Halliburton's KBR to continue southern Iraq oil reconstruction work

Maureen Lorenzetti
Washington Editor

WASHINGTON, DC, Jan. 19 -- Halliburton Co. subsidiary KBR will be continuing its work to restore Iraq oil infrastructure, but only in the southern part of the country under a new US Army Corps of Engineers contract awarded Friday.

USACE announced two new competitively bid contracts to replace KBR's controversial existing sole-source contract, in place since March 2003 (OGJ, Nov. 10, 2003, p. 30). US officials estimate the original KBR contract has netted the company about $2.3 billion to date.

Both new contracts are for 24 months with three 1-year options. Under the new award, KBR will continue to do oil reconstruction work in southern Iraq. In the north, a joint venture between Parsons Corp., Pasadena, Calif., and Australia-based Worley Group will take over from KBR within 2 months.

The two new contracts each have a minimum value of $500,000 but, as amended, the contract could reach as much as $800 million for the northern oil fields and $1.2 billion in the south, which includes Baghdad. The two contracts have no geographical overlap. Under the contracts, the contractor is guaranteed a 2% fee but can earn as much as a 7% profit margin, depending on performance.

USACE said it plans to continue assisting Iraq's oil sector until prewar production is maintained, with a goal of reaching 3 million b/d by January 2005. Coalition Provision Authority officials in Baghdad say it may cost as much as $16 billion to fully modernize the country's oil industry. Iraq's oil fields and refineries fell into disrepair following the 1990-91 Gulf War because of international sanctions.

Contracts
The new contracts will cover a full range of services, USACE said. These include, but are not limited to, extinguishing oil well fires; environmental assessments and cleanup at oil sites; oil infrastructure condition assessments; engineering design and construction necessary to restore the infrastructure to a safe operating condition; oil field, pipeline, and refinery maintenance; technical assistance in marketing, sales, and export; and technical assistance and consulting services to the Iraqi oil companies.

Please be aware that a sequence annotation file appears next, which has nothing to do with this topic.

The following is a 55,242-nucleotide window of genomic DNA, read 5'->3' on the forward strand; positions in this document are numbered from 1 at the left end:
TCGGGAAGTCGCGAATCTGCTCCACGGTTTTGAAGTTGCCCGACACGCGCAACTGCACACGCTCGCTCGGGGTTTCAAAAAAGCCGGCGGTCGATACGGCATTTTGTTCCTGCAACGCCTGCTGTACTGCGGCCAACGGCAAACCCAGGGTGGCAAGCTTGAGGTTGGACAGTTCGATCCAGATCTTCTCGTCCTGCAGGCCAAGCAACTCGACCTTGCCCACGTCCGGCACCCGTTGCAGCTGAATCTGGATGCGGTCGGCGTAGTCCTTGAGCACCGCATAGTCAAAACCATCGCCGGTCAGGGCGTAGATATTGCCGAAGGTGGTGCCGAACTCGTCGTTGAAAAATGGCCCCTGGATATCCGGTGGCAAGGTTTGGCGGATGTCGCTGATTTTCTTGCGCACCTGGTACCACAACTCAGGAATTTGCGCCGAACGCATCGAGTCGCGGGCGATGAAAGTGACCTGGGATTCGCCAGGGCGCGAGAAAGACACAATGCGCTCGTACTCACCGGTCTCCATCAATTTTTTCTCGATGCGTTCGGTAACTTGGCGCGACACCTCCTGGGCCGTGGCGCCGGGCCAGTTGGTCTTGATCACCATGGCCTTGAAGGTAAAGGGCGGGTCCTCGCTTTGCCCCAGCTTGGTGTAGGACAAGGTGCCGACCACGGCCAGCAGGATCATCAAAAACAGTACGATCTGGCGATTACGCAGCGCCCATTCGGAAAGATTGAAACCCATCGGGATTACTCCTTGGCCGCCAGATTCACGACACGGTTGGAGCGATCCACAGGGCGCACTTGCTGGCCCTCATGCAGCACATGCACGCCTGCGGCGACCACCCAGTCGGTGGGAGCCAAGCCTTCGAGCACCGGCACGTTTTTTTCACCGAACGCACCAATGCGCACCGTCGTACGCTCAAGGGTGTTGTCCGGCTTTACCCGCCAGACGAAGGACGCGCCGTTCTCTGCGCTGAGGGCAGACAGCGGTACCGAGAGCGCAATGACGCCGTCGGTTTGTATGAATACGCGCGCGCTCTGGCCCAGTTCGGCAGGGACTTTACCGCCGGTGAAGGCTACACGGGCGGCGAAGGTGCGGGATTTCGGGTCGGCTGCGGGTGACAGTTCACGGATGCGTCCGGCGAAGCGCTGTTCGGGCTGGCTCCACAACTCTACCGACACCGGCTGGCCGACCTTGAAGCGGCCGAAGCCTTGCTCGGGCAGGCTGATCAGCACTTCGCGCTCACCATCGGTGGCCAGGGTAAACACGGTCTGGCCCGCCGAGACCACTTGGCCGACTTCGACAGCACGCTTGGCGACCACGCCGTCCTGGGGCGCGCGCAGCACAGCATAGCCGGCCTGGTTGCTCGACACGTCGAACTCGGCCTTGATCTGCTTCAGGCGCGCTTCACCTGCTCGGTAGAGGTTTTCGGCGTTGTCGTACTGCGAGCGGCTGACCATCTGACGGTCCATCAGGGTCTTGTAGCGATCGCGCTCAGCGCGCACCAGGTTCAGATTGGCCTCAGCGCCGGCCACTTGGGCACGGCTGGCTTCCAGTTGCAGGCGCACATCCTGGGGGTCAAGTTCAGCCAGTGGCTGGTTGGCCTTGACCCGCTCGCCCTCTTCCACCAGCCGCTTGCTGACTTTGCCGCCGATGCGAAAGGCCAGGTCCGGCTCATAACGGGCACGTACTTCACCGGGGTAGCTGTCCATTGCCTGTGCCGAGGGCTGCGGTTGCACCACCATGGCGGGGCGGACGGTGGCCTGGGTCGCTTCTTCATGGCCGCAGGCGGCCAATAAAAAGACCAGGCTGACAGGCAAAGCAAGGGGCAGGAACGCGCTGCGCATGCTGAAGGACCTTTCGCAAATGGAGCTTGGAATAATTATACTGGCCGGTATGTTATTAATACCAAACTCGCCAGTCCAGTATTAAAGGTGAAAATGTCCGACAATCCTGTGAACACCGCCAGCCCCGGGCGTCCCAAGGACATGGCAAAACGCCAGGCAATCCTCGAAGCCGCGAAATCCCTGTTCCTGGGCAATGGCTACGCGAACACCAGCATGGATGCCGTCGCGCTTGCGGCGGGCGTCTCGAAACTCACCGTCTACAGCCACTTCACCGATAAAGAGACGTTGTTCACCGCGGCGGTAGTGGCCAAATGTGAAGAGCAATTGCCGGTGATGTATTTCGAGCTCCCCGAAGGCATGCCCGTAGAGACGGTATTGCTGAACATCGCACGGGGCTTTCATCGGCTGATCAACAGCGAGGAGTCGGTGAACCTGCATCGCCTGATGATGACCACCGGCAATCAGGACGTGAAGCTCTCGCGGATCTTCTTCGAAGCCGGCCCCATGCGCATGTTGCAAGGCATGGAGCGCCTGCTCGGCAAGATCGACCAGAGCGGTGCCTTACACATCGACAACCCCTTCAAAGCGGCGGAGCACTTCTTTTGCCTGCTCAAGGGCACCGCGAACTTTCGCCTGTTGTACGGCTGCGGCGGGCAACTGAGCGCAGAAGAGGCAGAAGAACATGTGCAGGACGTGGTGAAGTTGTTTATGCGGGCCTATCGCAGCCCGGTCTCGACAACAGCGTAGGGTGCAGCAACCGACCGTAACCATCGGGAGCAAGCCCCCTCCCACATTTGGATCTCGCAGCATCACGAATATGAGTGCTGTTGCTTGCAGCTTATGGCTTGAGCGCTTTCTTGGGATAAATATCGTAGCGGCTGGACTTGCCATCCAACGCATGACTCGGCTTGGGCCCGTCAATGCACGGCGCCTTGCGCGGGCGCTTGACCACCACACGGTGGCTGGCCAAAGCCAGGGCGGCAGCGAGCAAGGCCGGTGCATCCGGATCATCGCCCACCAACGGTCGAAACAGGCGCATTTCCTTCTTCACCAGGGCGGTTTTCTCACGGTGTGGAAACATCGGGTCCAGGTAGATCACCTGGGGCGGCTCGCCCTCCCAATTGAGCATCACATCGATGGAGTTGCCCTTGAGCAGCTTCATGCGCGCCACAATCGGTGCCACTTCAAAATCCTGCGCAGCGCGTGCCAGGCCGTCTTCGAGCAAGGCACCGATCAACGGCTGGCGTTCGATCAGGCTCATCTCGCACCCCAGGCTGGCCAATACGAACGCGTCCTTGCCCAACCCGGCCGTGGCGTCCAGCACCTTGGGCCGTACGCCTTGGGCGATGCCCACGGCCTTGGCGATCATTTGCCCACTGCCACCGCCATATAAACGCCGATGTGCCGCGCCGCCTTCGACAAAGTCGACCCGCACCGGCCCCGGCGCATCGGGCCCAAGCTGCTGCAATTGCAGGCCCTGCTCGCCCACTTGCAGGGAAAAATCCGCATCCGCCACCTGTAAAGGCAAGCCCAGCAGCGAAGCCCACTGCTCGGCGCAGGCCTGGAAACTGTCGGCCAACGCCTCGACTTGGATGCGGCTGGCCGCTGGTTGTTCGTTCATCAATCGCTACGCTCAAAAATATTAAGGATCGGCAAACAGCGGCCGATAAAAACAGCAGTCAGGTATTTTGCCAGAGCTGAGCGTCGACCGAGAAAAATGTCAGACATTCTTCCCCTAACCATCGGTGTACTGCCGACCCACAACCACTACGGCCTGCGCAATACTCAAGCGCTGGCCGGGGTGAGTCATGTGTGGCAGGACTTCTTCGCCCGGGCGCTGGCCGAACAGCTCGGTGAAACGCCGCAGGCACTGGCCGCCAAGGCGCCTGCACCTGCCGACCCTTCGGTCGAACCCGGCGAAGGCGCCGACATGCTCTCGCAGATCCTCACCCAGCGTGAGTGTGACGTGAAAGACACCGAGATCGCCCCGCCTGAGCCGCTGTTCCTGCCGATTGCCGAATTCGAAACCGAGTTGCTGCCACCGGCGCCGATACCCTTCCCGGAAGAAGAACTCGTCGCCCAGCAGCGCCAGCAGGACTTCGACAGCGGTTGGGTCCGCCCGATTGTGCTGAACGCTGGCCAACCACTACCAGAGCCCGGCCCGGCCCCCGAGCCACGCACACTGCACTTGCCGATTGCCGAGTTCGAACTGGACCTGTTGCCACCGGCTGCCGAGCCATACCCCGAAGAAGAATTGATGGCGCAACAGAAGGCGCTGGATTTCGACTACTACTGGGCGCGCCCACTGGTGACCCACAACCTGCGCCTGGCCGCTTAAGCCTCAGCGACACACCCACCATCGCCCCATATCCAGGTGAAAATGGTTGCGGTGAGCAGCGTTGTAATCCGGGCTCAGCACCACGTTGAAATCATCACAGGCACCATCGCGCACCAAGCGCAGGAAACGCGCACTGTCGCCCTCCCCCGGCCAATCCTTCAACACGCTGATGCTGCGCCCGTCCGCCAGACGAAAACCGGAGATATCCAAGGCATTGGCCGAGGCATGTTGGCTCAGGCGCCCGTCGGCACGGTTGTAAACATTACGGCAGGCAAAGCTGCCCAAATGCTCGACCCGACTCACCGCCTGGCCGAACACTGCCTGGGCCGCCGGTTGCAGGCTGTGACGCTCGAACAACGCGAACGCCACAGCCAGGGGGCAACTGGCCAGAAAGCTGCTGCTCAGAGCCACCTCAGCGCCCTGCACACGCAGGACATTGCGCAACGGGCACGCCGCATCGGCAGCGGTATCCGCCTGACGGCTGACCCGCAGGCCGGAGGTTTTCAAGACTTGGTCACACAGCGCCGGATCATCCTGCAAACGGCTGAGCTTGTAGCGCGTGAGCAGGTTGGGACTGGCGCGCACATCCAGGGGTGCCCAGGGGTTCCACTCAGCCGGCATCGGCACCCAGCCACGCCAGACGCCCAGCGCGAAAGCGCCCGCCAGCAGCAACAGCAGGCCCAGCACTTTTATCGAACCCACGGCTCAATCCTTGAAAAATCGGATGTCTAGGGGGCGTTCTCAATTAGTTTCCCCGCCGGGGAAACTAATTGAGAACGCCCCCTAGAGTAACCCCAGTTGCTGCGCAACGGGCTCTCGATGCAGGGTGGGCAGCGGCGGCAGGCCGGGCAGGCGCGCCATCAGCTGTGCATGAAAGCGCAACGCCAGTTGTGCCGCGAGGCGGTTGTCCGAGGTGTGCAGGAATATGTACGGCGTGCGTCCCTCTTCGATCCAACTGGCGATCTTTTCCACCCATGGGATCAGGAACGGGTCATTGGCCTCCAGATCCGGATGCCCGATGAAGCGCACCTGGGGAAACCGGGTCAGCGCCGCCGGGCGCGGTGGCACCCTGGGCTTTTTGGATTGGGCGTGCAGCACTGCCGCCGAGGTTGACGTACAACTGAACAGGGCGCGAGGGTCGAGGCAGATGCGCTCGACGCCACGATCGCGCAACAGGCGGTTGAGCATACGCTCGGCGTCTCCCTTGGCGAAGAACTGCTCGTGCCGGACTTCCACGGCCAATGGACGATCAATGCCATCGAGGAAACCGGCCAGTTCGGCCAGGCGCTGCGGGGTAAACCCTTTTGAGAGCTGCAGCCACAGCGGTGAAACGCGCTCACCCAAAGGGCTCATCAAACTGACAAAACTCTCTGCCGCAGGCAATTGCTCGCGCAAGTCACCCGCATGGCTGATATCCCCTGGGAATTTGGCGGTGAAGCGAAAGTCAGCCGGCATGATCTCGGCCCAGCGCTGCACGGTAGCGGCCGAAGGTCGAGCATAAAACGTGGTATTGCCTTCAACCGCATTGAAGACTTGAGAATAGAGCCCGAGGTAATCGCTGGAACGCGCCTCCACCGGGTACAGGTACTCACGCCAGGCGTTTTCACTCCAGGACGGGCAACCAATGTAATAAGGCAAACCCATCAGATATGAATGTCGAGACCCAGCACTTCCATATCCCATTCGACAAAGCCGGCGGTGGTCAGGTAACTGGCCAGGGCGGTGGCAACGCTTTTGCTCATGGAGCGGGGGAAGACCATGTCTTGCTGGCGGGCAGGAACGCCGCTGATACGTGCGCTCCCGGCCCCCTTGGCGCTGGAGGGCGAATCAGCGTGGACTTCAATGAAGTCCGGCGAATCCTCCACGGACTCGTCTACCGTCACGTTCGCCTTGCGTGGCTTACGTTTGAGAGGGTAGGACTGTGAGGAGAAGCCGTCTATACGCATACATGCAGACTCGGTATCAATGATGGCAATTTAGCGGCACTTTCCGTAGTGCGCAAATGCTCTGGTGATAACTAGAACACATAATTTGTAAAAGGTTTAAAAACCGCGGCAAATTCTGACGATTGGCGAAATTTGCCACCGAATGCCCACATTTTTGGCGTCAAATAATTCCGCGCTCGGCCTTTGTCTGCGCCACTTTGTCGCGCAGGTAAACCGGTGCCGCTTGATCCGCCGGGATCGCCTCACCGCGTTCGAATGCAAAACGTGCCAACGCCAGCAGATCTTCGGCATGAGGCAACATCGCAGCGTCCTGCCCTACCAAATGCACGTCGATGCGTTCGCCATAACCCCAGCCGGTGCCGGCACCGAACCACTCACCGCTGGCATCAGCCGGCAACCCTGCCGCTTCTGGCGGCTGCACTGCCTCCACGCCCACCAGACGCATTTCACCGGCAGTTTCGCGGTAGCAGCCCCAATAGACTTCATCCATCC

USACE said that the contracts also include buying, importing, and distributing fuel products. But in the near future USACE will no longer oversee that task; it is being transferred to the Defense Energy Support Center. US lawmakers have criticized KBR's fuel costs under USACE's original sole-source contract, calling them excessive. KBR has denied wrongdoing, and USACE continues to allow KBR to use Kuwaiti supplier Altanmia Commercial Marketing Co.

DESC this month plans to issue its own bid for fuel suppliers; a separate unrestricted bid went out Jan. 16 for a contractor to manage those fuel suppliers; bids are due Feb. 17. The management contract terms will be from Apr. 1 through Sept. 30, with six 1-month extensions possible, according to DESC.

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